"Or do you not know that all of us who have been baptized into Christ Jesus have been baptized into His death?" Paul points out in Romans 6:3-7. "Therefore we have been buried with Him through baptism into death, in order that as Christ was raised from the dead through the glory of the Father, so we too might walk in newness of life. For if we have become united with {Him} in the likeness of His death, certainly we shall be also {in the likeness} of His resurrection, knowing this, that our old self was crucified with {Him,} that our body of sin might be done away with, that we should no longer be slaves to sin; for he who has died is freed from sin."
The Expositor's Greek New Testament, a highly respected resource for students of the Bible, examines the death to sin mentioned in verse three.
"When, it may be asked, did this all-important death take place?" this source wonders. "The answer," it continues, "is: It is involved in baptism. ...The only alternative to accepting this argument is to confess ignorance of the meaning of the rite in which they had been received into the Church" (Denney, 1983, p. 632).
"There is no argument at all," it adds a little later, "unless all Christians were baptized" (Denney, 1983, p. 632).
"Therefore we were buried with Him (in the act of immersion) through that baptism into His death - burial being regarded as the natural sequence of death, and a kind of seal set to its reality," The Expositor's Greek New Testament states in reference to verse four (Denney, 1983, p. 632).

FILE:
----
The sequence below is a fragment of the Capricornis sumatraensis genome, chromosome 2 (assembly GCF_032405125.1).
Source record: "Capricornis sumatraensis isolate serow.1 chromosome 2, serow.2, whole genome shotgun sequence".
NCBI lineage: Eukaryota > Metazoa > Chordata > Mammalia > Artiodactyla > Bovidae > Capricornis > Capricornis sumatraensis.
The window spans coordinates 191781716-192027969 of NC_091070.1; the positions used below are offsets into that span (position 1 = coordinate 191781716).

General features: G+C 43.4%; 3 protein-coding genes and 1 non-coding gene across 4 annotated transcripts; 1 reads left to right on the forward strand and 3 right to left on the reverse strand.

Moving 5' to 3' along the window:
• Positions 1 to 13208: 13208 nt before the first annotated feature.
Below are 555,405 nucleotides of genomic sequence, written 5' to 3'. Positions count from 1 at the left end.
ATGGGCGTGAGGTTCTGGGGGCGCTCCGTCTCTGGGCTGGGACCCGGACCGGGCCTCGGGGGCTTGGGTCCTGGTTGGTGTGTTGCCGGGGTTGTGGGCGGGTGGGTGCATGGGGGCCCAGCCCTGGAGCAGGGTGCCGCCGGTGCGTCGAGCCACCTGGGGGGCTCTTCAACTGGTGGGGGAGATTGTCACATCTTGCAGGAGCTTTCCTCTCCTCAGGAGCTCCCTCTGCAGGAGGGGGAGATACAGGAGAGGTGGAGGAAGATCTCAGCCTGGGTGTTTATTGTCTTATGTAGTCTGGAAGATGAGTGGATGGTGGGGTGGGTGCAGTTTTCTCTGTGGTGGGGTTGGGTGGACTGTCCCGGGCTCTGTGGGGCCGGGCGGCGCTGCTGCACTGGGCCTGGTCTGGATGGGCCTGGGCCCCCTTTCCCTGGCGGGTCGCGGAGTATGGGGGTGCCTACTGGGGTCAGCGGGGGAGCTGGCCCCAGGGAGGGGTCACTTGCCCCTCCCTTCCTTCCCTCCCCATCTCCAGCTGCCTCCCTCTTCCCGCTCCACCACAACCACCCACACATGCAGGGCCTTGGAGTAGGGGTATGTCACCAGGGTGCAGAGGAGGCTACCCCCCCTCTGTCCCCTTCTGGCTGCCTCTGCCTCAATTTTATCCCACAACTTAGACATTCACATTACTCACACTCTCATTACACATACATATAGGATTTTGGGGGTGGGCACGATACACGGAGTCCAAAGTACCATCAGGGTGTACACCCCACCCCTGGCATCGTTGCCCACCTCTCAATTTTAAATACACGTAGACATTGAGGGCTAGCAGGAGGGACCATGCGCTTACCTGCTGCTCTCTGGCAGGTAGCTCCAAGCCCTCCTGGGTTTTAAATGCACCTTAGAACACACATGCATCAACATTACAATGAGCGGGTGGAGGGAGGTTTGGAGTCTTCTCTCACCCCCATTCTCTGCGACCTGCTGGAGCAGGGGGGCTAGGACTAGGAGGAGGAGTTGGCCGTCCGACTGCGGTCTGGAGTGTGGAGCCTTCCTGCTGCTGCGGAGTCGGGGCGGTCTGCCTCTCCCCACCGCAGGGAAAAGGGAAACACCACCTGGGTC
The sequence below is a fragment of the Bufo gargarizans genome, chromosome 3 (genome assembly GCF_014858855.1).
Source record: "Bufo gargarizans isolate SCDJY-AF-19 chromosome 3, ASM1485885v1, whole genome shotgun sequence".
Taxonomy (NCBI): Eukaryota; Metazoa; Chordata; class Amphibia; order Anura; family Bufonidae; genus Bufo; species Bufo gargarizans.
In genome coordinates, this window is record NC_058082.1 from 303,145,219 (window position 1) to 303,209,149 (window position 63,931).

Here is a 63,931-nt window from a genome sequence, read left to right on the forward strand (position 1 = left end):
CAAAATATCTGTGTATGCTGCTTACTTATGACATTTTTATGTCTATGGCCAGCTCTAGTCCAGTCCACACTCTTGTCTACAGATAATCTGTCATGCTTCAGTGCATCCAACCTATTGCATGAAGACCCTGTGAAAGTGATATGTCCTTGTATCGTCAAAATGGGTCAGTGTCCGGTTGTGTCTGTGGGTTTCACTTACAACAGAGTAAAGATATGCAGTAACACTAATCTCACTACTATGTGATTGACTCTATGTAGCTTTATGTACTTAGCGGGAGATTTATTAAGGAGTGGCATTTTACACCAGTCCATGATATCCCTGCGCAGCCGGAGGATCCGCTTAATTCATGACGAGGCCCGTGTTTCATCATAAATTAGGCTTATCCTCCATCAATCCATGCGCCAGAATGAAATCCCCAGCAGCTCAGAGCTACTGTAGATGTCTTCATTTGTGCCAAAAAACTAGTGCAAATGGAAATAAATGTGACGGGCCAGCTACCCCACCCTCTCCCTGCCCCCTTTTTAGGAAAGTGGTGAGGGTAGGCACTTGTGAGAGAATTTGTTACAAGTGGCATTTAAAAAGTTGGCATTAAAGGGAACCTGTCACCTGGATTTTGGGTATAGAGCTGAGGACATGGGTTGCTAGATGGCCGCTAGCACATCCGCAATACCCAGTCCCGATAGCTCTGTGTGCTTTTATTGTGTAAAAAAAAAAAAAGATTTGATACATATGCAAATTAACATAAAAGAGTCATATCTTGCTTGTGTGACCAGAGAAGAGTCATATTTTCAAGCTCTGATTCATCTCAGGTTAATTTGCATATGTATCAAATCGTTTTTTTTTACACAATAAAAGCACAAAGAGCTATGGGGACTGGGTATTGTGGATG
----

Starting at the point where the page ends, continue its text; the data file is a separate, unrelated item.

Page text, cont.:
In the beginning, adult believers were immersed for the forgiveness of their sins. As we see in the passage from Romans 6, it parallels the death, burial and resurrection of Jesus.
"The plunging into the water signifies that we die and are buried with Christ," William Tyndale states, "...and the pulling out again signifies that we rise again with Christ in a new life" (Brents, 1977, p. 269).
"Baptism is a sign of both death and resurrection," according to Martin Luther. "Being moved by this reason," Luther continues, "I would have those who are to be baptized to be altogether dipped into the water, as the word doth express and the mystery doth signify" (Brents, 1977, p. 268).
"As we be buried with Christ by our baptism into death," the Church of England comments in the Homily of the Resurrection, so let us daily die to sin, mortifying and killing the evil motions thereof. And as Christ was raised up from death by the glory of the Father, so let us rise to a new life and walk continually therein" (Brents, 1977, p. 269).
These are just a few of the sources which affirm that, in the early church, baptism involved immersion of adult believers for the forgiveness of their sins. This is the unquestioned truth. Will you join us in defending this truth against the attacks of man-made doctrines? After all, only the truth can set us free.
References:
Bartmann, Bernardo (1957), Teologia Dogmatica, trans. Bussi, Natale (Alba: Edizioni Paoline), Vol. III.
Brents, T.W. (1977), The Gospel Plan of Salvation (Nashville: Gospel Advocate, reprint).
DeLeeuw, Venantius (1970), L'Uomo Moderno di Fronte Alla Bibbia (Rome: Edizioni Paoline).
Denney, James (1983), The Expositor's Greek New Testament, "Romans" (Grand Rapids: Baker Book House), Vol II.